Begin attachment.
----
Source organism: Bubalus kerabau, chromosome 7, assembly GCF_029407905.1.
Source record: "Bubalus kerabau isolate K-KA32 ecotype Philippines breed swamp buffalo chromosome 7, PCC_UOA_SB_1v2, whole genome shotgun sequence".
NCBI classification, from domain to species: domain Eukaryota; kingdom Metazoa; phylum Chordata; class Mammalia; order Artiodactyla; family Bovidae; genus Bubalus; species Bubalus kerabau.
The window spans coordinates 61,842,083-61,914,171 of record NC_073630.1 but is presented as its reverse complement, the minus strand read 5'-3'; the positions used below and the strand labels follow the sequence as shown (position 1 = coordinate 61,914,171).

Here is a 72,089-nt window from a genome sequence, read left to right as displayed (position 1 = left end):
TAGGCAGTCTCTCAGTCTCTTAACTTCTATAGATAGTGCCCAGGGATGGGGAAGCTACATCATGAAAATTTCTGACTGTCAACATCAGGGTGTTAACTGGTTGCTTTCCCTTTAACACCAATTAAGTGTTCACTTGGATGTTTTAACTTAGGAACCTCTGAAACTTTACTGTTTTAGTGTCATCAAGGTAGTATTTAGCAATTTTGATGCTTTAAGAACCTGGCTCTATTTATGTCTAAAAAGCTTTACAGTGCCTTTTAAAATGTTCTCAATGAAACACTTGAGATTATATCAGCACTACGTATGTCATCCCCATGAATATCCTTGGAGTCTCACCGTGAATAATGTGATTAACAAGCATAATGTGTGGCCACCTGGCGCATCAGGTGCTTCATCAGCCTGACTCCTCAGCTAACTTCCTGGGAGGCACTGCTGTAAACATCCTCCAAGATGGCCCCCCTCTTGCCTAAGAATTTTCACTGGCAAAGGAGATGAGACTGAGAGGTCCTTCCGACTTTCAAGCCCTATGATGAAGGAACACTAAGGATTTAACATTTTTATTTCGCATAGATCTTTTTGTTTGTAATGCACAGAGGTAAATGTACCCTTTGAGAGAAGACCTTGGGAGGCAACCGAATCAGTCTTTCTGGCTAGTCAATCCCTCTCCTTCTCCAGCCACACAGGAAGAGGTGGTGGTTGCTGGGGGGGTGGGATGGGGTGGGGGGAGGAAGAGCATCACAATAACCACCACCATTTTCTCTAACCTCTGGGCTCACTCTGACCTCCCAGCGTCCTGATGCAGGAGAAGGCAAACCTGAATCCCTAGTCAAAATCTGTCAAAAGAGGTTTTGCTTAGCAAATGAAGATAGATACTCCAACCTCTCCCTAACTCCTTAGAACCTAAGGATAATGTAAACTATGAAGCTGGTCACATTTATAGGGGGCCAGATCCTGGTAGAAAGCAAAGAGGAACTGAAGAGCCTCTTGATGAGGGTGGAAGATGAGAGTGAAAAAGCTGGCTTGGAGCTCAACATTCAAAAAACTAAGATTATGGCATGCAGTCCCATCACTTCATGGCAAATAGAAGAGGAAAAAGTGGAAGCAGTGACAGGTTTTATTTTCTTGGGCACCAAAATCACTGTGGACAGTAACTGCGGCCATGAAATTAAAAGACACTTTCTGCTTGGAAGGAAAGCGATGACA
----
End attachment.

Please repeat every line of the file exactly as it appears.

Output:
Source organism: Bubalus kerabau, chromosome 7, assembly GCF_029407905.1.
Source record: "Bubalus kerabau isolate K-KA32 ecotype Philippines breed swamp buffalo chromosome 7, PCC_UOA_SB_1v2, whole genome shotgun sequence".
NCBI classification, from domain to species: domain Eukaryota; kingdom Metazoa; phylum Chordata; class Mammalia; order Artiodactyla; family Bovidae; genus Bubalus; species Bubalus kerabau.
The window spans coordinates 61,842,083-61,914,171 of record NC_073630.1 but is presented as its reverse complement, the minus strand read 5'-3'; the positions used below and the strand labels follow the sequence as shown (position 1 = coordinate 61,914,171).

Here is a 72,089-nt window from a genome sequence, read left to right as displayed (position 1 = left end):
TAGGCAGTCTCTCAGTCTCTTAACTTCTATAGATAGTGCCCAGGGATGGGGAAGCTACATCATGAAAATTTCTGACTGTCAACATCAGGGTGTTAACTGGTTGCTTTCCCTTTAACACCAATTAAGTGTTCACTTGGATGTTTTAACTTAGGAACCTCTGAAACTTTACTGTTTTAGTGTCATCAAGGTAGTATTTAGCAATTTTGATGCTTTAAGAACCTGGCTCTATTTATGTCTAAAAAGCTTTACAGTGCCTTTTAAAATGTTCTCAATGAAACACTTGAGATTATATCAGCACTACGTATGTCATCCCCATGAATATCCTTGGAGTCTCACCGTGAATAATGTGATTAACAAGCATAATGTGTGGCCACCTGGCGCATCAGGTGCTTCATCAGCCTGACTCCTCAGCTAACTTCCTGGGAGGCACTGCTGTAAACATCCTCCAAGATGGCCCCCCTCTTGCCTAAGAATTTTCACTGGCAAAGGAGATGAGACTGAGAGGTCCTTCCGACTTTCAAGCCCTATGATGAAGGAACACTAAGGATTTAACATTTTTATTTCGCATAGATCTTTTTGTTTGTAATGCACAGAGGTAAATGTACCCTTTGAGAGAAGACCTTGGGAGGCAACCGAATCAGTCTTTCTGGCTAGTCAATCCCTCTCCTTCTCCAGCCACACAGGAAGAGGTGGTGGTTGCTGGGGGGGTGGGATGGGGTGGGGGGAGGAAGAGCATCACAATAACCACCACCATTTTCTCTAACCTCTGGGCTCACTCTGACCTCCCAGCGTCCTGATGCAGGAGAAGGCAAACCTGAATCCCTAGTCAAAATCTGTCAAAAGAGGTTTTGCTTAGCAAATGAAGATAGATACTCCAACCTCTCCCTAACTCCTTAGAACCTAAGGATAATGTAAACTATGAAGCTGGTCACATTTATAGGGGGCCAGATCCTGGTAGAAAGCAAAGAGGAACTGAAGAGCCTCTTGATGAGGGTGGAAGATGAGAGTGAAAAAGCTGGCTTGGAGCTCAACATTCAAAAAACTAAGATTATGGCATGCAGTCCCATCACTTCATGGCAAATAGAAGAGGAAAAAGTGGAAGCAGTGACAGGTTTTATTTTCTTGGGCACCAAAATCACTGTGGACAGTAACTGCGGCCATGAAATTAAAAGACACTTTCTGCTTGGAAGGAAAGCGATGACA